Rupert Bunny’s Chattering contains two stories of love and friendship. The first takes place on the canvas, between a pair of friends sharing confidences in an idyllic garden setting. The Edwardian era was a great period of sociability, and many of Bunny’s paintings from this time capture scenes of fashionable and artistic companionship within which literature, music, dance, and idleness are presented as shared pleasures. This way of life ended abruptly with World War I in 1914, and viewed within this context, these works are imbued with an air of poignant fragility.

The second story is not literally depicted but is perceptible – the admiration of the artist for his wife and muse, Jeanne Morel. Pictured on the left, Morel was Bunny’s principal model. The couple met in 1895, when both were art students in Paris, and married in 1902. Some uncertainty remains as to the reasons for the marriage and its happiness; however, in artistic terms, theirs was an enormously generative relationship. Morel was the subject of numerous paintings, many of these inspired by the British Pre-Raphaelite taste for luxurious interiors and garden scenes inhabited by beautiful women. Though some of these compositions may appear generic, Morel is always recognisable within them, her distinctive features rendered with Bunny’s characteristic sensuousness and luminosity.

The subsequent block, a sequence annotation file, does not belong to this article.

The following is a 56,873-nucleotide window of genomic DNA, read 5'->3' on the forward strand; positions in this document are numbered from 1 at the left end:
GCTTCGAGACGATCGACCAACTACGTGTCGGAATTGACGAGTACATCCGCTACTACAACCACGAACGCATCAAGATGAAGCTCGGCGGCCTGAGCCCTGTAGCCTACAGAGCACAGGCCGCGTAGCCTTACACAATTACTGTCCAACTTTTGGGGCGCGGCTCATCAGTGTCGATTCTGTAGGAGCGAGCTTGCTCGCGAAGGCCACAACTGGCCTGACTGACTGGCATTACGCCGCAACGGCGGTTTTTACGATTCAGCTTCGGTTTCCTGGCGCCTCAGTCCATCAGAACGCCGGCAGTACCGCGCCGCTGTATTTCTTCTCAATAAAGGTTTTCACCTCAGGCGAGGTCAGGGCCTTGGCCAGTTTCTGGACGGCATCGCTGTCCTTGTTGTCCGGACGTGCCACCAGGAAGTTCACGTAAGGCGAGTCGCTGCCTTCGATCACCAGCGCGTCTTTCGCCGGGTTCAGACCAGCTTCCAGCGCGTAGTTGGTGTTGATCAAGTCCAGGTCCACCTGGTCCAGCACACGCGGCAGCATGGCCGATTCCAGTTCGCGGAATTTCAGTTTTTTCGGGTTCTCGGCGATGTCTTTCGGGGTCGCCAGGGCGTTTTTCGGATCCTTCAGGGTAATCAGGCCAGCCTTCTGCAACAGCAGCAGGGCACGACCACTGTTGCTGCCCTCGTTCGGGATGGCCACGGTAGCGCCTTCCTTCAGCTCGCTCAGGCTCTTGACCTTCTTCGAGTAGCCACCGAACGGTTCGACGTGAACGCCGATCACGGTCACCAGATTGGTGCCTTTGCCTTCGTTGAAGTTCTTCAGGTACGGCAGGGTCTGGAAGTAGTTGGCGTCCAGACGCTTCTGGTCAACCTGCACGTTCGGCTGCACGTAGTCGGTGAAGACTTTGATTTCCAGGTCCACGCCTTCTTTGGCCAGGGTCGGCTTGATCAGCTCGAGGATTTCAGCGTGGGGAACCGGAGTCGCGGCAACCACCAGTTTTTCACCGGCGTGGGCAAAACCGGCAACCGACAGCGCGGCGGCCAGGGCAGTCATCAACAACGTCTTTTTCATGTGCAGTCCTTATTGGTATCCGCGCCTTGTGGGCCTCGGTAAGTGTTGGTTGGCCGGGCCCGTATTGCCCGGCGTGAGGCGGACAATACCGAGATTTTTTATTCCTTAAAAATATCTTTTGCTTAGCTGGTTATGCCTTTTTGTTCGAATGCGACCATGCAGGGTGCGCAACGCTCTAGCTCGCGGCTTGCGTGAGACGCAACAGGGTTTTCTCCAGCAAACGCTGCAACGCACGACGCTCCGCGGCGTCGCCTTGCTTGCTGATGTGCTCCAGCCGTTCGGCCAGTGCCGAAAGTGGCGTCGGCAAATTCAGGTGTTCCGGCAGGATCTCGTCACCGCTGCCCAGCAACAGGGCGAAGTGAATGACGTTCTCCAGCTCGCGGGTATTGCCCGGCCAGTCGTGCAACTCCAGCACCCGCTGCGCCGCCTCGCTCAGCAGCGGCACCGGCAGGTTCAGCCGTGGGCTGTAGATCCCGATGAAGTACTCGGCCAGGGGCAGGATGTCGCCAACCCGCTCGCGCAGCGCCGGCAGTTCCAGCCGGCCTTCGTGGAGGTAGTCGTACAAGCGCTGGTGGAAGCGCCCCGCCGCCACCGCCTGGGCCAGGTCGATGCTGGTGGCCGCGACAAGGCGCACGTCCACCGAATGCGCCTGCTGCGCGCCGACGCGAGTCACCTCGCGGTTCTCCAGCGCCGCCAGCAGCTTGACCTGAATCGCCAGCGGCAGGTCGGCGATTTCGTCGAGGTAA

By Dr Angela Hesson, Curator, Australian Painting, Sculpture and Decorative Arts to 1980

The Joseph Brown Collection
Gallery 9, Level 2, NGV Australia
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The artist’s wife

William Frater
The artist’s wife
1915

What can a portrait tell us about the relationship between artist and sitter? We might seek out clues in the subject’s expression and the artist’s treatment of their features, in the relaxation or formality of their pose, in their distance or proximity. William Frater’s portrait of his wife offers few such indicators, and in their absence lies, perhaps paradoxically, much of the work’s sense of intimacy, and much of its appeal. Frater and Winifred Dow were married in 1915, the year this work was painted. Dow was a tailor, and here we see her plying her trade, occupied but at ease. Her turned head and unguarded posture suggest a familiarity that a more conventional portrait composition might fail to capture. There is a subtle eroticism, too, in the play of sunlight on her exposed neck and the mystery of her hidden face.

Frater’s nuanced approach to vernacular subjects had strong artistic precedents. He had studied at the Glasgow School of Art, and the influence of this training is identifiable in his limited, carefully considered palette and enigmatic subject matter. The deep blue, earthy brown and crisp white, in combination with the domestic subject, also evoke traditions of seventeenth-century Dutch painting. The portrait is therefore interpretable as a document of Frater’s diverse artistic reference points, but also as a quiet celebration of a newfound love and between sitter and artist.

By Dr Angela Hesson, Curator, Australian Painting, Sculpture and Decorative Arts to 1980

The Joseph Brown Collection
Gallery 9, Level 2, NGV Australia